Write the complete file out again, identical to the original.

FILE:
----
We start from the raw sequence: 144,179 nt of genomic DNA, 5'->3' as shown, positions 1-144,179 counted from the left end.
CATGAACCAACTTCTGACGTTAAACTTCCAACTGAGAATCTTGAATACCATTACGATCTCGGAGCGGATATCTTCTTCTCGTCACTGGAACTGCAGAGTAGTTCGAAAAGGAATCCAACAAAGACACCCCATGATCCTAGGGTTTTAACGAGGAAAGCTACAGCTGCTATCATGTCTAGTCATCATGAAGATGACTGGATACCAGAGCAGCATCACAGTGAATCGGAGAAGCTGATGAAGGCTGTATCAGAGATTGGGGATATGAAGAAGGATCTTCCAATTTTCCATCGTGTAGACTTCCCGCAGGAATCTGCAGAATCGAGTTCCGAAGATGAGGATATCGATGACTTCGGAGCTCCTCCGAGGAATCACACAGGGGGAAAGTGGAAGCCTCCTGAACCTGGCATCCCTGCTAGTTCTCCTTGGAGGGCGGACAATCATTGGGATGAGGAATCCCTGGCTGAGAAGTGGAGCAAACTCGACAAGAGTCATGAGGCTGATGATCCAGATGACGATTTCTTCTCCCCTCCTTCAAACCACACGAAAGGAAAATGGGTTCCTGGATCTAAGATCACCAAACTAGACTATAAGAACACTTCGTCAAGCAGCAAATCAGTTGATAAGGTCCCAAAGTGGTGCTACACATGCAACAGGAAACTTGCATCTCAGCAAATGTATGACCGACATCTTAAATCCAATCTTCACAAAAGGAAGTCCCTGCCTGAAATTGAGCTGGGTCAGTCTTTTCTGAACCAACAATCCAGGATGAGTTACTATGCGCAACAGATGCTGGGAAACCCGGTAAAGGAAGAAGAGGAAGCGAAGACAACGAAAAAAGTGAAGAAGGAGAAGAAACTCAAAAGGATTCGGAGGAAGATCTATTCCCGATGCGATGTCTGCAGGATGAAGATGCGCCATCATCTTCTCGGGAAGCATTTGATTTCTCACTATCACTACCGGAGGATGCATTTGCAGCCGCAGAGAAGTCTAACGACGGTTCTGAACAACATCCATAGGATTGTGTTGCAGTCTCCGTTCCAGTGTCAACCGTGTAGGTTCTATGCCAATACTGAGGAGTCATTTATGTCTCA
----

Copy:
We start from the raw sequence: 144,179 nt of genomic DNA, 5'->3' as shown, positions 1-144,179 counted from the left end.
CATGAACCAACTTCTGACGTTAAACTTCCAACTGAGAATCTTGAATACCATTACGATCTCGGAGCGGATATCTTCTTCTCGTCACTGGAACTGCAGAGTAGTTCGAAAAGGAATCCAACAAAGACACCCCATGATCCTAGGGTTTTAACGAGGAAAGCTACAGCTGCTATCATGTCTAGTCATCATGAAGATGACTGGATACCAGAGCAGCATCACAGTGAATCGGAGAAGCTGATGAAGGCTGTATCAGAGATTGGGGATATGAAGAAGGATCTTCCAATTTTCCATCGTGTAGACTTCCCGCAGGAATCTGCAGAATCGAGTTCCGAAGATGAGGATATCGATGACTTCGGAGCTCCTCCGAGGAATCACACAGGGGGAAAGTGGAAGCCTCCTGAACCTGGCATCCCTGCTAGTTCTCCTTGGAGGGCGGACAATCATTGGGATGAGGAATCCCTGGCTGAGAAGTGGAGCAAACTCGACAAGAGTCATGAGGCTGATGATCCAGATGACGATTTCTTCTCCCCTCCTTCAAACCACACGAAAGGAAAATGGGTTCCTGGATCTAAGATCACCAAACTAGACTATAAGAACACTTCGTCAAGCAGCAAATCAGTTGATAAGGTCCCAAAGTGGTGCTACACATGCAACAGGAAACTTGCATCTCAGCAAATGTATGACCGACATCTTAAATCCAATCTTCACAAAAGGAAGTCCCTGCCTGAAATTGAGCTGGGTCAGTCTTTTCTGAACCAACAATCCAGGATGAGTTACTATGCGCAACAGATGCTGGGAAACCCGGTAAAGGAAGAAGAGGAAGCGAAGACAACGAAAAAAGTGAAGAAGGAGAAGAAACTCAAAAGGATTCGGAGGAAGATCTATTCCCGATGCGATGTCTGCAGGATGAAGATGCGCCATCATCTTCTCGGGAAGCATTTGATTTCTCACTATCACTACCGGAGGATGCATTTGCAGCCGCAGAGAAGTCTAACGACGGTTCTGAACAACATCCATAGGATTGTGTTGCAGTCTCCGTTCCAGTGTCAACCGTGTAGGTTCTATGCCAATACTGAGGAGTCATTTATGTCTCA